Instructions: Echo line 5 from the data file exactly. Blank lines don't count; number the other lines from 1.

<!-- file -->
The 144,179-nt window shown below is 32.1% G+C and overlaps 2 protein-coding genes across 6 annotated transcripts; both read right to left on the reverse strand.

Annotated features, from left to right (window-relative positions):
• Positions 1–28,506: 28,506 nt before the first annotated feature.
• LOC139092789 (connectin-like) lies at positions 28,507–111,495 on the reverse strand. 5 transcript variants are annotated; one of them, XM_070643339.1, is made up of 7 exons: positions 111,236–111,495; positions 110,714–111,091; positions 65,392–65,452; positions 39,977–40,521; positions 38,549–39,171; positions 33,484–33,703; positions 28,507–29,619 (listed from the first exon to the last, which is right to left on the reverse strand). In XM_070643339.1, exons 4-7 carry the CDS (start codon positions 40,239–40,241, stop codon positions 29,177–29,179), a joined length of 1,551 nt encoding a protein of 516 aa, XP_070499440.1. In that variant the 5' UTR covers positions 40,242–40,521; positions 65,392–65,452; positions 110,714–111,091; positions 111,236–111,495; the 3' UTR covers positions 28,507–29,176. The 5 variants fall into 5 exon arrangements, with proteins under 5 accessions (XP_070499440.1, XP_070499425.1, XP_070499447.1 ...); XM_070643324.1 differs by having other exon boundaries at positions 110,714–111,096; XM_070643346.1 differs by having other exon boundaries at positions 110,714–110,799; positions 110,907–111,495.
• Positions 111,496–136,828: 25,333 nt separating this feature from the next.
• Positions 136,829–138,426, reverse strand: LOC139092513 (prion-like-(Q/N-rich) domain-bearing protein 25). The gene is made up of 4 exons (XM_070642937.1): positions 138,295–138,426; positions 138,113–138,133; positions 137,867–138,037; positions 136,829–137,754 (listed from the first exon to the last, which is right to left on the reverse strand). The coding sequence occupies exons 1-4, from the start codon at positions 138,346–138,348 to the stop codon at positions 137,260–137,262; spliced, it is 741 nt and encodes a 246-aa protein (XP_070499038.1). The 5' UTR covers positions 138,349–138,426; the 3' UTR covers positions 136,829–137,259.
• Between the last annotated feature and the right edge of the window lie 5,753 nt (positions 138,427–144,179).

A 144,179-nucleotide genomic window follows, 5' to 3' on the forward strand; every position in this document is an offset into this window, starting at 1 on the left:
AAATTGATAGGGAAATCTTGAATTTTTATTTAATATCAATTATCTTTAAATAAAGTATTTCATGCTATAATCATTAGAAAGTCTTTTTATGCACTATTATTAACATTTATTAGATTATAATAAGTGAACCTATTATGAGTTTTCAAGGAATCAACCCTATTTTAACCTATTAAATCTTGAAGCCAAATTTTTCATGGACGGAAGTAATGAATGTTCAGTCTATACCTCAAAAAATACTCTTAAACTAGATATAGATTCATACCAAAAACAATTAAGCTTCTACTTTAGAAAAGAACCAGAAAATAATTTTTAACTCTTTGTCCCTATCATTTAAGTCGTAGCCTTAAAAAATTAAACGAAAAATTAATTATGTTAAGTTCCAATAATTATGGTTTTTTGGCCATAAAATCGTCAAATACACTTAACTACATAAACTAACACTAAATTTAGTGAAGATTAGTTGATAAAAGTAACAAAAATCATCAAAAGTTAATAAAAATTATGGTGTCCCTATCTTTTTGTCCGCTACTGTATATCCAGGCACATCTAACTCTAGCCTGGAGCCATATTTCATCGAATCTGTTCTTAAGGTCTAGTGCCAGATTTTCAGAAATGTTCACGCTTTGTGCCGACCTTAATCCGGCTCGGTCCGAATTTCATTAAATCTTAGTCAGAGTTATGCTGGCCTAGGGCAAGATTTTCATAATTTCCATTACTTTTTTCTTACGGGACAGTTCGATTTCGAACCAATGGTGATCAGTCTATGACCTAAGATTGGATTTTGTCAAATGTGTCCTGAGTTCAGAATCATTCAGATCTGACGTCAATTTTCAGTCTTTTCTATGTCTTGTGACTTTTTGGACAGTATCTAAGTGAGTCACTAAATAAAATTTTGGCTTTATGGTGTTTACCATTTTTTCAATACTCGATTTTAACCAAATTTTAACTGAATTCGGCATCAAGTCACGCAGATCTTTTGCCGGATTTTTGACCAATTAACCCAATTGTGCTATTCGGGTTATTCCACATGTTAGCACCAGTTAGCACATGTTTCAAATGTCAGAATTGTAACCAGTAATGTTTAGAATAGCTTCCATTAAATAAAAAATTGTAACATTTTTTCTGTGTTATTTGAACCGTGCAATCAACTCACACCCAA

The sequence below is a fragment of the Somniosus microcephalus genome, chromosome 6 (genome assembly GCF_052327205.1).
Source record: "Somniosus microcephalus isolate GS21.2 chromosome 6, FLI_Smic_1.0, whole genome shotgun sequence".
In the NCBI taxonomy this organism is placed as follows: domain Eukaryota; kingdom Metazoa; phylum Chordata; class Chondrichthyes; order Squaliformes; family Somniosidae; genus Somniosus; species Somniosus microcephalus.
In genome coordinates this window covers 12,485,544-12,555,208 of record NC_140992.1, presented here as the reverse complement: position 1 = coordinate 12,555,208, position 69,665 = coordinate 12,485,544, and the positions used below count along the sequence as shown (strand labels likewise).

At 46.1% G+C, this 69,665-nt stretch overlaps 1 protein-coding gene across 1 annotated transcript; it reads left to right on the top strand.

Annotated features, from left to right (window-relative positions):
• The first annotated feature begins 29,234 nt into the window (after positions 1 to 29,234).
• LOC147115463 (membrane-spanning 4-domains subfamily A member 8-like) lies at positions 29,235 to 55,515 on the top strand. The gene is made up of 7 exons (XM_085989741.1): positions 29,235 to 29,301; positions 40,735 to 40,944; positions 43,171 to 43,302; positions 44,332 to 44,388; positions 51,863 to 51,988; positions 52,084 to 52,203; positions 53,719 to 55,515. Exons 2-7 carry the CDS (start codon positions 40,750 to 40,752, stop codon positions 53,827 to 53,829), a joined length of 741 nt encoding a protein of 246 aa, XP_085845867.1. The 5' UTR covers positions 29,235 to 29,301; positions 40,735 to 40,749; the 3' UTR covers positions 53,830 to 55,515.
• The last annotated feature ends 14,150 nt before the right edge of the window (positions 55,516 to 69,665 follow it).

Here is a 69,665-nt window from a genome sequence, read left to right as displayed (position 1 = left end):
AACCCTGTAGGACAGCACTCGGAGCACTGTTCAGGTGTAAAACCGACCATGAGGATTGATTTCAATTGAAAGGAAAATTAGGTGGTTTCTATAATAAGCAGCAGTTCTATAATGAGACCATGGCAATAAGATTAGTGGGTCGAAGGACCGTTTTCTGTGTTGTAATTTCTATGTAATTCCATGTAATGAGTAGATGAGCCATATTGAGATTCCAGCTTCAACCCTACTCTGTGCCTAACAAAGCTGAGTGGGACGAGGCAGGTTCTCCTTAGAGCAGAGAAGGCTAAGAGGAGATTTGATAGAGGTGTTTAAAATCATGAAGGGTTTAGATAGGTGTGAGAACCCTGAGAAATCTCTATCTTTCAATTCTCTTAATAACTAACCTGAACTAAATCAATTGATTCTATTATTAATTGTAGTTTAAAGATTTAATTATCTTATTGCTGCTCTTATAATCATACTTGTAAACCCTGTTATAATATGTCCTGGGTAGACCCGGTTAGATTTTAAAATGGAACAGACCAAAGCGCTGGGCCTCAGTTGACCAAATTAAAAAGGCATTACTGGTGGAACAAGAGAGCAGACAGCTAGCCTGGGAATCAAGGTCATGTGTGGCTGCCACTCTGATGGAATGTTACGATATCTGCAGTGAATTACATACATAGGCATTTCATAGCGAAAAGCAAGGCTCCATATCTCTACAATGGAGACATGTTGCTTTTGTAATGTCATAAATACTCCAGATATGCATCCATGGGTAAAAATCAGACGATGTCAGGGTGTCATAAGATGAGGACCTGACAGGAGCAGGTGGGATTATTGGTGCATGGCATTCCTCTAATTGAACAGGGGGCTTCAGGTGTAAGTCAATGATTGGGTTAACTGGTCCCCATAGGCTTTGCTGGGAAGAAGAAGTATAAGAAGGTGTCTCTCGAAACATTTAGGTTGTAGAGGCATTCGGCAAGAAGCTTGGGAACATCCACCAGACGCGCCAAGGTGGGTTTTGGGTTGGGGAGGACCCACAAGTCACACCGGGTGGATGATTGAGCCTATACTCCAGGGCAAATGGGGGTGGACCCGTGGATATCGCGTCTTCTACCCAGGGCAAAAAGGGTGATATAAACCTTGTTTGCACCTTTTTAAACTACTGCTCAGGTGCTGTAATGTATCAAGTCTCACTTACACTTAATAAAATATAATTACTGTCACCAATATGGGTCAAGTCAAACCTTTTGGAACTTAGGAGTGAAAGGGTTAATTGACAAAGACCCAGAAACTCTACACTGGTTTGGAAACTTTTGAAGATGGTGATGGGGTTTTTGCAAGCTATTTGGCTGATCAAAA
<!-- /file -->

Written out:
• Positions 111,496–136,828: 25,333 nt separating this feature from the next.